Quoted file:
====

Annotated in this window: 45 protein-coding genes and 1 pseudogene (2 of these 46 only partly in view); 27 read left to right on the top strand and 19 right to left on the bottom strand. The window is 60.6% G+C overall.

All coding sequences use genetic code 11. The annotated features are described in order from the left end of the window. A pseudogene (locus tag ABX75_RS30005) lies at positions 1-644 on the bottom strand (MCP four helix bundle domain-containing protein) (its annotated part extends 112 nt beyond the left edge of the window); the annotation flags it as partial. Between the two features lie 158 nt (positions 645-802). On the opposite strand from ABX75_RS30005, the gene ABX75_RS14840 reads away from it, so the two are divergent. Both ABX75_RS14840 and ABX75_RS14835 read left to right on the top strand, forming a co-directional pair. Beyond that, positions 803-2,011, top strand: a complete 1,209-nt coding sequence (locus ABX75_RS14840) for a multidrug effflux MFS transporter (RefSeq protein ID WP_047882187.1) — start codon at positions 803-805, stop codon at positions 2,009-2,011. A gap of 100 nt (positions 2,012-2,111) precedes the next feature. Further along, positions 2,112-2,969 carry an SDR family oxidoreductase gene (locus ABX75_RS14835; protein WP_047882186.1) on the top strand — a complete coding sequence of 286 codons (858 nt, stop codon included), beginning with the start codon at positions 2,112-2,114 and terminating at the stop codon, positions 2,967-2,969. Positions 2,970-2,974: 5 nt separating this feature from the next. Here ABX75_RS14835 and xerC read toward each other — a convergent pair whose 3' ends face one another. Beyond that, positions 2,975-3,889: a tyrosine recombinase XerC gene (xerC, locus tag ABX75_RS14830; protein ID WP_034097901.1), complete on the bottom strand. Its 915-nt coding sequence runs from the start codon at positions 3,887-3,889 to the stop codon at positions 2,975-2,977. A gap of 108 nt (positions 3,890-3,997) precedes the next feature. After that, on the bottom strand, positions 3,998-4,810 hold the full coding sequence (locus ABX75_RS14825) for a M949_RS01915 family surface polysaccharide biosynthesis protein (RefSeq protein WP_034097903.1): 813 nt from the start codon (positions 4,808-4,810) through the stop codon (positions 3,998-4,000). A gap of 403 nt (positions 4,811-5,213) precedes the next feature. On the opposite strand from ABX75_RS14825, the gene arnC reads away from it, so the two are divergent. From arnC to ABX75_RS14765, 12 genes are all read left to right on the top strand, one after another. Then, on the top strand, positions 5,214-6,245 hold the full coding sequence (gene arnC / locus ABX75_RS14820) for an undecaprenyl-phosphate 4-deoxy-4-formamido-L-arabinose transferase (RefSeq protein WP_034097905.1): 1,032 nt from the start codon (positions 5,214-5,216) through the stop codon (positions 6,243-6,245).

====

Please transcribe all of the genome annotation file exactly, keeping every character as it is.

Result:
Annotated in this window: 45 protein-coding genes and 1 pseudogene (2 of these 46 only partly in view); 27 read left to right on the top strand and 19 right to left on the bottom strand. The window is 60.6% G+C overall.

All coding sequences use genetic code 11. The annotated features are described in order from the left end of the window. A pseudogene (locus tag ABX75_RS30005) lies at positions 1-644 on the bottom strand (MCP four helix bundle domain-containing protein) (its annotated part extends 112 nt beyond the left edge of the window); the annotation flags it as partial. Between the two features lie 158 nt (positions 645-802). On the opposite strand from ABX75_RS30005, the gene ABX75_RS14840 reads away from it, so the two are divergent. Both ABX75_RS14840 and ABX75_RS14835 read left to right on the top strand, forming a co-directional pair. Beyond that, positions 803-2,011, top strand: a complete 1,209-nt coding sequence (locus ABX75_RS14840) for a multidrug effflux MFS transporter (RefSeq protein ID WP_047882187.1) — start codon at positions 803-805, stop codon at positions 2,009-2,011. A gap of 100 nt (positions 2,012-2,111) precedes the next feature. Further along, positions 2,112-2,969 carry an SDR family oxidoreductase gene (locus ABX75_RS14835; protein WP_047882186.1) on the top strand — a complete coding sequence of 286 codons (858 nt, stop codon included), beginning with the start codon at positions 2,112-2,114 and terminating at the stop codon, positions 2,967-2,969. Positions 2,970-2,974: 5 nt separating this feature from the next. Here ABX75_RS14835 and xerC read toward each other — a convergent pair whose 3' ends face one another. Beyond that, positions 2,975-3,889: a tyrosine recombinase XerC gene (xerC, locus tag ABX75_RS14830; protein ID WP_034097901.1), complete on the bottom strand. Its 915-nt coding sequence runs from the start codon at positions 3,887-3,889 to the stop codon at positions 2,975-2,977. A gap of 108 nt (positions 3,890-3,997) precedes the next feature. After that, on the bottom strand, positions 3,998-4,810 hold the full coding sequence (locus ABX75_RS14825) for a M949_RS01915 family surface polysaccharide biosynthesis protein (RefSeq protein WP_034097903.1): 813 nt from the start codon (positions 4,808-4,810) through the stop codon (positions 3,998-4,000). A gap of 403 nt (positions 4,811-5,213) precedes the next feature. On the opposite strand from ABX75_RS14825, the gene arnC reads away from it, so the two are divergent. From arnC to ABX75_RS14765, 12 genes are all read left to right on the top strand, one after another. Then, on the top strand, positions 5,214-6,245 hold the full coding sequence (gene arnC / locus ABX75_RS14820) for an undecaprenyl-phosphate 4-deoxy-4-formamido-L-arabinose transferase (RefSeq protein WP_034097905.1): 1,032 nt from the start codon (positions 5,214-5,216) through the stop codon (positions 6,243-6,245).